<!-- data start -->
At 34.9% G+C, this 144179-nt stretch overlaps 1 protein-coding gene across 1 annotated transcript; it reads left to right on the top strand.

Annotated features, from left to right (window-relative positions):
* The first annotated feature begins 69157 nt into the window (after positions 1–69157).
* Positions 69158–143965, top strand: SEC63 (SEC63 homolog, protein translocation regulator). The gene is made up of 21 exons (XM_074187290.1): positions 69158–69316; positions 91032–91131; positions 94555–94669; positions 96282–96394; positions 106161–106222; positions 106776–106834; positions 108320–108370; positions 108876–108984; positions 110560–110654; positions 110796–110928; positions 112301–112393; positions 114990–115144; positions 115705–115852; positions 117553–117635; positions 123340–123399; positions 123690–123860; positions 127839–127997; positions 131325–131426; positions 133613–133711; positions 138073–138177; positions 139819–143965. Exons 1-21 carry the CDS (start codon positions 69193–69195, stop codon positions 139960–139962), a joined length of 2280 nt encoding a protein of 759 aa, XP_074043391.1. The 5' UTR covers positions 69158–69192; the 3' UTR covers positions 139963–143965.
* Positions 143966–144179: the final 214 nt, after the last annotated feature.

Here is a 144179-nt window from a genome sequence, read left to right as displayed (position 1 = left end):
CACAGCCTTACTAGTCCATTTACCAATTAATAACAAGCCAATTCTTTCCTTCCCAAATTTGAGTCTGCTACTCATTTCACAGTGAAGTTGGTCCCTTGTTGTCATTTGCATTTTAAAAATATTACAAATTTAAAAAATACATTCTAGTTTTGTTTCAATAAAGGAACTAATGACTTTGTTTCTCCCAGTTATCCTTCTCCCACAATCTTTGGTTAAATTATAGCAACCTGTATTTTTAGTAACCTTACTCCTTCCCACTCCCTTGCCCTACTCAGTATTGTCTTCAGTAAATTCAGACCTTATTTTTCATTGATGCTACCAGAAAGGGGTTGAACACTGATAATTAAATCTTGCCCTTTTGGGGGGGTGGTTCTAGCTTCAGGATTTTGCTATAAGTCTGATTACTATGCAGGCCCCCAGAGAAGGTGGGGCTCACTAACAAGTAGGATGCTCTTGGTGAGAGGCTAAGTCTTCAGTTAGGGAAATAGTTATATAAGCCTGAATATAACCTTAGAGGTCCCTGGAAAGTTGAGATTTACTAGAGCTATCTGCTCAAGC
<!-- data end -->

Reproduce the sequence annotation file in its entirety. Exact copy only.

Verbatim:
At 34.9% G+C, this 144179-nt stretch overlaps 1 protein-coding gene across 1 annotated transcript; it reads left to right on the top strand.

Annotated features, from left to right (window-relative positions):
* The first annotated feature begins 69157 nt into the window (after positions 1–69157).
* Positions 69158–143965, top strand: SEC63 (SEC63 homolog, protein translocation regulator). The gene is made up of 21 exons (XM_074187290.1): positions 69158–69316; positions 91032–91131; positions 94555–94669; positions 96282–96394; positions 106161–106222; positions 106776–106834; positions 108320–108370; positions 108876–108984; positions 110560–110654; positions 110796–110928; positions 112301–112393; positions 114990–115144; positions 115705–115852; positions 117553–117635; positions 123340–123399; positions 123690–123860; positions 127839–127997; positions 131325–131426; positions 133613–133711; positions 138073–138177; positions 139819–143965. Exons 1-21 carry the CDS (start codon positions 69193–69195, stop codon positions 139960–139962), a joined length of 2280 nt encoding a protein of 759 aa, XP_074043391.1. The 5' UTR covers positions 69158–69192; the 3' UTR covers positions 139963–143965.
* Positions 143966–144179: the final 214 nt, after the last annotated feature.

Here is a 144179-nt window from a genome sequence, read left to right as displayed (position 1 = left end):
CACAGCCTTACTAGTCCATTTACCAATTAATAACAAGCCAATTCTTTCCTTCCCAAATTTGAGTCTGCTACTCATTTCACAGTGAAGTTGGTCCCTTGTTGTCATTTGCATTTTAAAAATATTACAAATTTAAAAAATACATTCTAGTTTTGTTTCAATAAAGGAACTAATGACTTTGTTTCTCCCAGTTATCCTTCTCCCACAATCTTTGGTTAAATTATAGCAACCTGTATTTTTAGTAACCTTACTCCTTCCCACTCCCTTGCCCTACTCAGTATTGTCTTCAGTAAATTCAGACCTTATTTTTCATTGATGCTACCAGAAAGGGGTTGAACACTGATAATTAAATCTTGCCCTTTTGGGGGGGTGGTTCTAGCTTCAGGATTTTGCTATAAGTCTGATTACTATGCAGGCCCCCAGAGAAGGTGGGGCTCACTAACAAGTAGGATGCTCTTGGTGAGAGGCTAAGTCTTCAGTTAGGGAAATAGTTATATAAGCCTGAATATAACCTTAGAGGTCCCTGGAAAGTTGAGATTTACTAGAGCTATCTGCTCAAGC